Gazprom Ends Ketchum US Assignment, Europe And Asia Relationship Continues
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Gazprom Ends Ketchum US Assignment, Europe And Asia Relationship Continues

Gazprom has stopped working with Ketchum in the US, although the relationship continues in Europe, where the Russian energy giant is focusing efforts.

Arun Sudhaman

LONDON—Gazprom has stopped working with Ketchum in the US, although the relationship continues in Europe and Asia, where the Russian energy giant is focusing its efforts.

The New York Times reported yesterday that Ketchum's deal to represent the state-controlled company has ended.

However, the Holmes Report understands that the European relationship — which has been in place since 2006 and included sub-contract work with Omnicom firm Gplus — continues.

In addition, it is believed that Ketchum's work with Gazprom in Asia is expanding, following the signing of a $400bn gas deal between China and Russia earlier this year.  

The end of the US assignment comes amid US sanctions against Gazprom financial institution Gazprombank and other Russian companies. The sanctions follow the onset of the Ukraine crisis earlier this year but, so far, have not targeted Gazprom's energy operations.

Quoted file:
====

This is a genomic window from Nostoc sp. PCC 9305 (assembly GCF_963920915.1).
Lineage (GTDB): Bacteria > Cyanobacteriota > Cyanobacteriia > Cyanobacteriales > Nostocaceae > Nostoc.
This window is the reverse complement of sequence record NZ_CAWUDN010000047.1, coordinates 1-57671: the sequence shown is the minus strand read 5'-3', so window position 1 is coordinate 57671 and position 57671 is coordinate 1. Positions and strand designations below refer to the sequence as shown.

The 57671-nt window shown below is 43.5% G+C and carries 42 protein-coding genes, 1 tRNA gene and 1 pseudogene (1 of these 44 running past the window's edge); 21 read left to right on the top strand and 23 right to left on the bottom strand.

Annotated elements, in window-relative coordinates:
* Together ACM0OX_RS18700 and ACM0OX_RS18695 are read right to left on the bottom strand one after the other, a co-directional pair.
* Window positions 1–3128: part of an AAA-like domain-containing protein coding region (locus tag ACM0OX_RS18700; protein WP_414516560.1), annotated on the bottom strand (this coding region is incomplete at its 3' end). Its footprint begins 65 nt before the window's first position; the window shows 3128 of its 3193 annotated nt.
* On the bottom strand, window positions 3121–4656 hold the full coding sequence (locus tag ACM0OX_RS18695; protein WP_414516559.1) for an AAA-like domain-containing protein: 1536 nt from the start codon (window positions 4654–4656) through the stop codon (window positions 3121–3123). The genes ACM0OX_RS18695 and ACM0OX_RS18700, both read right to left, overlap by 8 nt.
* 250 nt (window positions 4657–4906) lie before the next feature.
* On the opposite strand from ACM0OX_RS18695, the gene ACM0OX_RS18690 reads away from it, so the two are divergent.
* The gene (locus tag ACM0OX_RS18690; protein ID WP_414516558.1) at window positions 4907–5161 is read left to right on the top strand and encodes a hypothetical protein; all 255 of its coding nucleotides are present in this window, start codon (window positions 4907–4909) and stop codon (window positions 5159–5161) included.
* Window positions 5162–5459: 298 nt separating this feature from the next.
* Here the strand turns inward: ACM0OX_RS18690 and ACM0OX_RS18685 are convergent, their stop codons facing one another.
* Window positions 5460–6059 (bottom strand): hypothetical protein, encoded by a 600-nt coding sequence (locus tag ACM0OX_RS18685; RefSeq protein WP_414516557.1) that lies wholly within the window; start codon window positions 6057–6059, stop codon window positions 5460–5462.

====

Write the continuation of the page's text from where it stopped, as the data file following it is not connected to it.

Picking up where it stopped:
Gazprom, which is the world's biggest natural gas producer, ships about half of its exports across Ukraine to Europe.

Amid the escalating conflict, the New York Times believes that Ketchum is "walking an increasingly fine line" by representing the Russian government, as it has done since 2006.

In an interview with the NYT, Ketchum partner Kathy Jeavons reiterated the firm's stance that its work focuses primarily on economic development and inward investment in Russia, rather than foreign and domestic policy.

Ketchum has earned more than $25m from its Russia relationship since 2006, retaining the business following a review in 2012.

As part of the assignment, Ketchum runs the Modern Russia website, which aims to showcase the country's appeal as an investment destination.

That positioning has proven difficult to maintain in the current environment. Jeavons told the NYT that around 10 people are now working on the Russia account, down from as many as 35 at its peak. 

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